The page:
Physical activity and self-rated health: interactive effects of activity in work and leisure domains.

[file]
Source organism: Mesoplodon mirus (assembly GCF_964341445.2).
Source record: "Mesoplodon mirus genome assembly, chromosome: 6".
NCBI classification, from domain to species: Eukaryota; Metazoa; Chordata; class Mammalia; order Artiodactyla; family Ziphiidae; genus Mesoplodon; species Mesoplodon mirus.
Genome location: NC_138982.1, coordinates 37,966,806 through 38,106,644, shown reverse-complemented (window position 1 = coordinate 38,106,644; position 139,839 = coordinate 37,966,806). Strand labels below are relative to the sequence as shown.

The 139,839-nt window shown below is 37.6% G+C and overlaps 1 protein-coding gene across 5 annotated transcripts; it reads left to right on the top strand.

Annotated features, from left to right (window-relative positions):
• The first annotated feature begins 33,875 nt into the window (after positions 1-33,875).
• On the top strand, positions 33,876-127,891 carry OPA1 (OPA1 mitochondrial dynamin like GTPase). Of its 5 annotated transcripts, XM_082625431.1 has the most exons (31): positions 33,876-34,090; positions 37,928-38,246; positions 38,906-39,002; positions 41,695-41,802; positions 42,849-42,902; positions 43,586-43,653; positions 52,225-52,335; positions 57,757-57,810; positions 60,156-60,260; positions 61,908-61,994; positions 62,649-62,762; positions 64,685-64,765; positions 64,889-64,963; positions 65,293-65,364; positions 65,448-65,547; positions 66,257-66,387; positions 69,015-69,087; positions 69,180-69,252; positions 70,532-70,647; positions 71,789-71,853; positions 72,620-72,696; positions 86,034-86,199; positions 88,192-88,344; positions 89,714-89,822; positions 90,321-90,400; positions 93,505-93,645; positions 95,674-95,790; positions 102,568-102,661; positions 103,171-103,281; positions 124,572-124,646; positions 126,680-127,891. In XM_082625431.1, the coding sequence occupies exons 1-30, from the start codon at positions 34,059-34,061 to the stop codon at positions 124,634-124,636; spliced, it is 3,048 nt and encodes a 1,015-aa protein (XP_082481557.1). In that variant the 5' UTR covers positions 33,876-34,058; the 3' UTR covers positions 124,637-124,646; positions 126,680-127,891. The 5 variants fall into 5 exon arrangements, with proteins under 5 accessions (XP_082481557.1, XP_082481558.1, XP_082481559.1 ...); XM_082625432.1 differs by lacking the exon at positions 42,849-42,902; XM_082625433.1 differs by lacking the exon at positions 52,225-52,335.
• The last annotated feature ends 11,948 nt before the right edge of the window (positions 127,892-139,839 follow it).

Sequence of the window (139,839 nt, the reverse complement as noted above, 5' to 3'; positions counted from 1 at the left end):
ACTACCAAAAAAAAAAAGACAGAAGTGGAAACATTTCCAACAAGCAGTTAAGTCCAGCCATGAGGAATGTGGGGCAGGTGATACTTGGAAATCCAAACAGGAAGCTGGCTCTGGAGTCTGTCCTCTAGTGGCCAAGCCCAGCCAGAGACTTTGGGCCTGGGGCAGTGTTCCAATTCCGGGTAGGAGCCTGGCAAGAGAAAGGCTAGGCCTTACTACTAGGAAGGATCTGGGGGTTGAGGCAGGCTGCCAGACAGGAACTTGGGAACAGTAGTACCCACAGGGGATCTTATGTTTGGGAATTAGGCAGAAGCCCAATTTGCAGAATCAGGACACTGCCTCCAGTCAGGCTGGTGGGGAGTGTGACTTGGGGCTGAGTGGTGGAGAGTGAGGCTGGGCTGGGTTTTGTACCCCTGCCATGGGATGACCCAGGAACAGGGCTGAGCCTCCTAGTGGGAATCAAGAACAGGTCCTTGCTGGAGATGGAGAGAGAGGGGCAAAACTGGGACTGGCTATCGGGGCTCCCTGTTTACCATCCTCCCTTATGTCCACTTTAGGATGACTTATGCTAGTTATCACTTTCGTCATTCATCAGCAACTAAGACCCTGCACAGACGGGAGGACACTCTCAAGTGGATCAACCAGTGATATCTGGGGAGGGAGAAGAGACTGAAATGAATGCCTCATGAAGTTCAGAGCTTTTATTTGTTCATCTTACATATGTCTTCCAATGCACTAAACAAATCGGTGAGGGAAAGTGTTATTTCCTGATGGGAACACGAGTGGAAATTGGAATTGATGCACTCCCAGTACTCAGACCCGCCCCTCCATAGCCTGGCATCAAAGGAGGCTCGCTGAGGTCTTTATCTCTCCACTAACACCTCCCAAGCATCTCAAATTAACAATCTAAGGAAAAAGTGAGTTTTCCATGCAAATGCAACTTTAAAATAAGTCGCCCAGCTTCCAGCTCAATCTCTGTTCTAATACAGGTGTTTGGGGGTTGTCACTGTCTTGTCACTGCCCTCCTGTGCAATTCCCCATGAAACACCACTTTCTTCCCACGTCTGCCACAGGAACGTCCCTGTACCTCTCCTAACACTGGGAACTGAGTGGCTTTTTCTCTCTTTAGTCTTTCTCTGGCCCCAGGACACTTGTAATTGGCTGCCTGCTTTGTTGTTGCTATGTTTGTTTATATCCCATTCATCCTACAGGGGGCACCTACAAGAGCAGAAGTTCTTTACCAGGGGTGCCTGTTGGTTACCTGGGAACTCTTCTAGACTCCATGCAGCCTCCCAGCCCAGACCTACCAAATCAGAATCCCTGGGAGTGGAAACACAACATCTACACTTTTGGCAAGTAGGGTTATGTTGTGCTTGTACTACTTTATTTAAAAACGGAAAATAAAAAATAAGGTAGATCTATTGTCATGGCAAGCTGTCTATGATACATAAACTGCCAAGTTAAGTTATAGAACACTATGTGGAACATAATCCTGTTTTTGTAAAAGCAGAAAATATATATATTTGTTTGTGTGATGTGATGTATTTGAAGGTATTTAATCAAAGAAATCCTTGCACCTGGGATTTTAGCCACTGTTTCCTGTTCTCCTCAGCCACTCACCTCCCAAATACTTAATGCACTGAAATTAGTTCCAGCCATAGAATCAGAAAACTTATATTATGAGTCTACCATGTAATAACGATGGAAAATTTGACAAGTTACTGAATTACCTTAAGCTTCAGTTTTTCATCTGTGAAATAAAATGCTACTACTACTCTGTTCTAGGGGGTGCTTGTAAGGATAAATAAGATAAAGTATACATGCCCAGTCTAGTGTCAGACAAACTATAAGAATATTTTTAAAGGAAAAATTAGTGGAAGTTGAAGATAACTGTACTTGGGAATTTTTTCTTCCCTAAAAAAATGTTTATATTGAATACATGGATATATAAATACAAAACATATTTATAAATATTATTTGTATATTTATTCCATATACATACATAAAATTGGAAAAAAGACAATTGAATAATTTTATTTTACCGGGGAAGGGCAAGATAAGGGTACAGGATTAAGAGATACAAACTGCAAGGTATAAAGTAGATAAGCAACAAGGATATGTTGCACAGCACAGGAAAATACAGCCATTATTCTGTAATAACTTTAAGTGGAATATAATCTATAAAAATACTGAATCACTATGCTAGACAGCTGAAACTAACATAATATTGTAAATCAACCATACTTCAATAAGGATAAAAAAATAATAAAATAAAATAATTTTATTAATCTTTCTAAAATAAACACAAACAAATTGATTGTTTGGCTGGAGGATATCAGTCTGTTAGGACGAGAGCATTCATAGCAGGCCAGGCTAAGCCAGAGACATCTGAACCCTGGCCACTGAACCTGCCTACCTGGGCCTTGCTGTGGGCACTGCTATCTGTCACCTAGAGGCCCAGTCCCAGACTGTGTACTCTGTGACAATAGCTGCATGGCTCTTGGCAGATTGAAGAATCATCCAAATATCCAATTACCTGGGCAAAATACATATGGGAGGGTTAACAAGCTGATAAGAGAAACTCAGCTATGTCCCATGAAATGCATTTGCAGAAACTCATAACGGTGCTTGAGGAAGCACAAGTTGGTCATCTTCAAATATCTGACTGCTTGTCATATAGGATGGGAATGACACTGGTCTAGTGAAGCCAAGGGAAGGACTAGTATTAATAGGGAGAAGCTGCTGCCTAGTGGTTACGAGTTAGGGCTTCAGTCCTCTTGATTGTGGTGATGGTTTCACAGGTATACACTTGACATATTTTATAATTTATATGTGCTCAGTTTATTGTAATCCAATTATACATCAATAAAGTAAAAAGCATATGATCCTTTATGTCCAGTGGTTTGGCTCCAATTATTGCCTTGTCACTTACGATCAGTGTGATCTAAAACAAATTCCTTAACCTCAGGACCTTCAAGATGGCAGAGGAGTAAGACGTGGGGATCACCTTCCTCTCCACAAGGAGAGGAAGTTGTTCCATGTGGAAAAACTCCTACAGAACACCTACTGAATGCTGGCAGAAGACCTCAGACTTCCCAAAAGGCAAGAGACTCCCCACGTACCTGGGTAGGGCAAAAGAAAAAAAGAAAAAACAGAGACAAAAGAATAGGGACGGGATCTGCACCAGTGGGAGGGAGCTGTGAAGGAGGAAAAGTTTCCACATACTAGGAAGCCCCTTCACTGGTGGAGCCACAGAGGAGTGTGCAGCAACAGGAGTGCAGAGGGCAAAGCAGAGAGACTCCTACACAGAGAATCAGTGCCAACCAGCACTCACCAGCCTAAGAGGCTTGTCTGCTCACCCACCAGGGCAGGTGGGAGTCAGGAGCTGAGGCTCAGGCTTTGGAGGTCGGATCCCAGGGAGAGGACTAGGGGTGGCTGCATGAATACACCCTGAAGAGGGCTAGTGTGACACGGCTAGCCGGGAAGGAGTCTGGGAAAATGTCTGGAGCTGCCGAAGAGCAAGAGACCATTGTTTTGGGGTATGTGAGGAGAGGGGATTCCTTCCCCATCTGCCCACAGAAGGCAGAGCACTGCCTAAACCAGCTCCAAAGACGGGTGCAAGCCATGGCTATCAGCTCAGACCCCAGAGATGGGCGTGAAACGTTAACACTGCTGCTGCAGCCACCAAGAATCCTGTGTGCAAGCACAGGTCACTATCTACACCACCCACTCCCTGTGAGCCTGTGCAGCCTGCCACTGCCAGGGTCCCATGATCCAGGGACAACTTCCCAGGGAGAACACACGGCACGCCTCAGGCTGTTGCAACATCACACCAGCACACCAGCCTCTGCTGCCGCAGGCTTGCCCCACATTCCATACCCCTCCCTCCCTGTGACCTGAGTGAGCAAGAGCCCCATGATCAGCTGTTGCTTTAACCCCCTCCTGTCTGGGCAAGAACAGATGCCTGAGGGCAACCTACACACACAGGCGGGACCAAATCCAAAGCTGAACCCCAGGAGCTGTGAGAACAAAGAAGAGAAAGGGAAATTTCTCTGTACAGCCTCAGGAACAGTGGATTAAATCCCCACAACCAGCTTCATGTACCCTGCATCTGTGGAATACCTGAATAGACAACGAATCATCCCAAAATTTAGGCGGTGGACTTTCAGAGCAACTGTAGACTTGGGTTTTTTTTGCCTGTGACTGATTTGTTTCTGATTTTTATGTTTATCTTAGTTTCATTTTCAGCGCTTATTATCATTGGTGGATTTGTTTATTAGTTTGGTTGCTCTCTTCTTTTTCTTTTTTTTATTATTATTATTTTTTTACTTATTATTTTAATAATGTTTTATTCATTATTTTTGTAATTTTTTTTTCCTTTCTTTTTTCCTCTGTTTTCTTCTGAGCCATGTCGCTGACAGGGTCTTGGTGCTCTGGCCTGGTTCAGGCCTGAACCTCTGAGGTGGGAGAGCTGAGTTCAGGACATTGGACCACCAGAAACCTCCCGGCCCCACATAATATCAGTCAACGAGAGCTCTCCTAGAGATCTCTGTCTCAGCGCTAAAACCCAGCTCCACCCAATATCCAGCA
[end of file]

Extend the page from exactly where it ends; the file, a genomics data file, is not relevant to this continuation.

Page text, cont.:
OBJECTIVES: This longitudinal study examined the effects of physical activity on self-rated health (SRH); specifically, predicted interactions between leisure activity and job activity, and between leisure activity and age, were evaluated in relation to SRH. METHODS: Survey data on age and leisure activity together with relevant covariates (education, body mass index, smoking and negative affectivity) were collected from oil industry employees. Three job activity levels were identified (sedentary, active and strenuous). At 5-year follow-up, SRH, body mass index and smoking were reassessed. Hierarchical regression was used to analyse the longitudinal data (N=314). RESULTS: The job activity x leisure activity interaction (controlled for baseline SRH and covariates) predicted follow-up SRH (p<.025). Individuals in sedentary jobs benefited disproportionately from leisure activity; active and strenuous jobs were associated with lower SRH, irrespective of leisure activity. The age x leisure activity interaction was also significant (p<.025); leisure activity was significantly and positively associated with SRH only among younger individuals. Changes in body mass index and smoking contributed additively to the model, but did not mediate physical activity effects. CONCLUSIONS: These findings highlight the importance of leisure physical activity for employees in sedentary jobs, but suggest that other factors (such as adverse environmental conditions) may underlie the lower SRH associated with physically demanding work. The results also indicate that, irrespective of job activity level, younger individuals benefit more from leisure physical activity than older ones. Thus, the study informs interventions designed to improve the health of employees through increased physical activity.